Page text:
In the fabrication of the panel, the various panel members are assembled to conform to the particular panel design and may, for example, display the relationships shown in FIGS. 2 to 4. Generally, the structure is built up layer by layer beginning with vthe outer glass ply. During the intermediate steps of fabrication, the lead wire 13 is placed between pieces of uncured fiberglass tape which have been impregnated with a thermosetting resin. An elastic bonding material 17, such as a rubber base adhesive disclosed in the aforesaid Gaiser patent, is applied to .the areas of the glass with which the tape would normally come into contact. Alternately, a thin vfilm of polyvinyl butyral, about .015 inch thick, may be used as the bonding material without adversely affecting the resistance of the panel to delamination and cold chipping, to be discussed more fully hereinafter. It has been found that a thin polyvinyl butyral bonding film, having relatively low mass, fails to develop a sufficient stress concentration at low tempera-tures, due to the differential contraction of the polyvinyl butyral and the glass, to cause delamination and/ or cold chipping when the film is sandwiched between the glass edge and a material having a comparable coefiicient of thermal expansion. The tape, lead wires and connected terminal block are then placed on the elasti-c bonding material or the polyvinyl butyral film. In some cases, it has also been found desirable to place an elastic bonding material or polyvinyl butyral film layer between the fiberglass tape and the terminal bl-ock.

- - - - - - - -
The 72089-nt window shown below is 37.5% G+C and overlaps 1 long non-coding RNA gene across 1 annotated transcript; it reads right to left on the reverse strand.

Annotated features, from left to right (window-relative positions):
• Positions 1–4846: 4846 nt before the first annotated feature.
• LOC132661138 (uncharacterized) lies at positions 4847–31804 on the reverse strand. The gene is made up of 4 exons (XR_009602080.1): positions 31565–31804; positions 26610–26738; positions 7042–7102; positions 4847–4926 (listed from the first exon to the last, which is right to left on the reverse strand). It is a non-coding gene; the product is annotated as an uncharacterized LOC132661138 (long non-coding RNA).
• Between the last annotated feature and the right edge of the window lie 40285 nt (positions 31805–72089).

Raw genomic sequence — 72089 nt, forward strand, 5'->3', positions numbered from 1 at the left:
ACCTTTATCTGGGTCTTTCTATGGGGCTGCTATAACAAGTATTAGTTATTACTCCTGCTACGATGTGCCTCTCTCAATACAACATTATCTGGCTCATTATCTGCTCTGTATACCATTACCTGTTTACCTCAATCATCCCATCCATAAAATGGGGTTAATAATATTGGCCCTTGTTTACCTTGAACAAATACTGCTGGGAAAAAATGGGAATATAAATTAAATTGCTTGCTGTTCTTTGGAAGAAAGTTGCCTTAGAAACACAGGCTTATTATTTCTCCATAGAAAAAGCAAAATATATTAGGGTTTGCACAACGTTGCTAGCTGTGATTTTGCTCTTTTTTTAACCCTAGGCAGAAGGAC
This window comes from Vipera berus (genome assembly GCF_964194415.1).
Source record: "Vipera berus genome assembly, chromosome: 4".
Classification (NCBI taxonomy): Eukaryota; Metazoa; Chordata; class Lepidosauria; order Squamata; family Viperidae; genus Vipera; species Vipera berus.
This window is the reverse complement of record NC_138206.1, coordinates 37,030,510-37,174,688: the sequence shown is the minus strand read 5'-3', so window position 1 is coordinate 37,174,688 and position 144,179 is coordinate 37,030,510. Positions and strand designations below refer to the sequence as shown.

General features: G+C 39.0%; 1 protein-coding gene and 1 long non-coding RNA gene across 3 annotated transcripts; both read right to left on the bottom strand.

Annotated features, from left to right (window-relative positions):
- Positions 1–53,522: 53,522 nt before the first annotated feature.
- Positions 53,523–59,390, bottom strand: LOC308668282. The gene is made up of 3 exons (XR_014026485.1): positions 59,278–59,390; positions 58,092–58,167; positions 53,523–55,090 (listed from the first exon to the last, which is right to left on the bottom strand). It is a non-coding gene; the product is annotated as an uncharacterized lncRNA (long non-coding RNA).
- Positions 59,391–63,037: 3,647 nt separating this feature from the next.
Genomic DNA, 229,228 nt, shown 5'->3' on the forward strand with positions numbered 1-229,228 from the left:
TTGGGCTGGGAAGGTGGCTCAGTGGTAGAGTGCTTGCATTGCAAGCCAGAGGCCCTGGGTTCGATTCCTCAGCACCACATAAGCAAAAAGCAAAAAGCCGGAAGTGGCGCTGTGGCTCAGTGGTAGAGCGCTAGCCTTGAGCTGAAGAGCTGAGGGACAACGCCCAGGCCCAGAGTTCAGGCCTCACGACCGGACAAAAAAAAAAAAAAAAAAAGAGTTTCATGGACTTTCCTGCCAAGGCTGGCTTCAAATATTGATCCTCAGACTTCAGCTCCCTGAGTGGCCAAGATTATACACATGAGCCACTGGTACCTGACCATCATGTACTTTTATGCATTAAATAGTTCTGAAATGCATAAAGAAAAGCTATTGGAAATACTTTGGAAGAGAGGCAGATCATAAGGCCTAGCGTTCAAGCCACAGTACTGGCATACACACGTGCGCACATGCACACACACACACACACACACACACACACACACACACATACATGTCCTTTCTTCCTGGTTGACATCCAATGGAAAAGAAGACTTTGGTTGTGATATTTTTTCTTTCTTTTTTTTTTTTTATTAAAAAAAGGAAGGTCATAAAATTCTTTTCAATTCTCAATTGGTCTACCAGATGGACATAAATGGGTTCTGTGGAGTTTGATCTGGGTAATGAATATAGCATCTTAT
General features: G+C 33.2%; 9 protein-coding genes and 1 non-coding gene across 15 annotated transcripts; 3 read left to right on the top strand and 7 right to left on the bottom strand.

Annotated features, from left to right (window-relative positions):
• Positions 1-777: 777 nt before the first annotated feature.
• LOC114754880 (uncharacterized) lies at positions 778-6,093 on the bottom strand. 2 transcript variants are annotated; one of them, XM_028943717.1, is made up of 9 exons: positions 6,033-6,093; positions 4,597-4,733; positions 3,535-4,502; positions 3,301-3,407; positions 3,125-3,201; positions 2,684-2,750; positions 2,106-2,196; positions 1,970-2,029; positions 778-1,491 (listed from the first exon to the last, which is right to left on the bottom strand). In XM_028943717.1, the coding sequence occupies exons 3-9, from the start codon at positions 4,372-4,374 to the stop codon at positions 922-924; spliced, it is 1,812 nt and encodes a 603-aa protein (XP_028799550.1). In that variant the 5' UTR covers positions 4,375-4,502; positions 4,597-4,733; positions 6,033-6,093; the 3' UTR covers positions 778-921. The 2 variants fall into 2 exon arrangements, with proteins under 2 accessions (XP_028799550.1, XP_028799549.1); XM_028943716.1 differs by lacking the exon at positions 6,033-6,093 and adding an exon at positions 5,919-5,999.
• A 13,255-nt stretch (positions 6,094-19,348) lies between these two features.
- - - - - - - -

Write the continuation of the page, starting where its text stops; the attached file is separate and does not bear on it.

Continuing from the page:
The assembled panel is then subjected to heat (about 275 to 300 F.) and pressure (about 200l pounds per square inch) for a sufficient time (about 35 minutes) to effect the lamination -of the glass plies and the simultaneous curing of the impregnated tape.
Curing the material known as Conolon 506 produces a hard, smoothly surfaced material having a low coefficient of expansion, good electrical insulating properties, high mechanical strength, and excellent resistance to moisture and fluid penetration.
The uncured Conolon 506 is very flexible and capable of conforming very intimately with the shape of the terminal block and lead wire. Therefore, this material is susceptible of initimate assembly before the panel is laminated.
'Samples produced in accordance with the above process employing the type mounting, insulation material and construction sho-wn in FIGS. 2 to 4 have successfully withstood standard electrical insulation tests, torque tests, humidity and moisture tests, and temperature cycling tests simulating conditions encountered in normal field service f electrically heated panels.
FIGS. -10 show typical cross-sections through a portion of a panel fabricated in accordance with the practice of the present invention illustrating various embodiments of interlayer inserts and comprises another aspect of this invention. The basic panel arrangement of glass plies 5, 7 bonded together by interlayer material 9 is substantially the same as that set forth above with reference to FIGS. 2-4. Interlayer inserts 18 are provided to resist delamination and c-old chipping. The panel 3 may also include a reinforcing frame or insert 11 disposed within the interlayer 9 to lprovide shear resistance to the extended portion thereof after installation.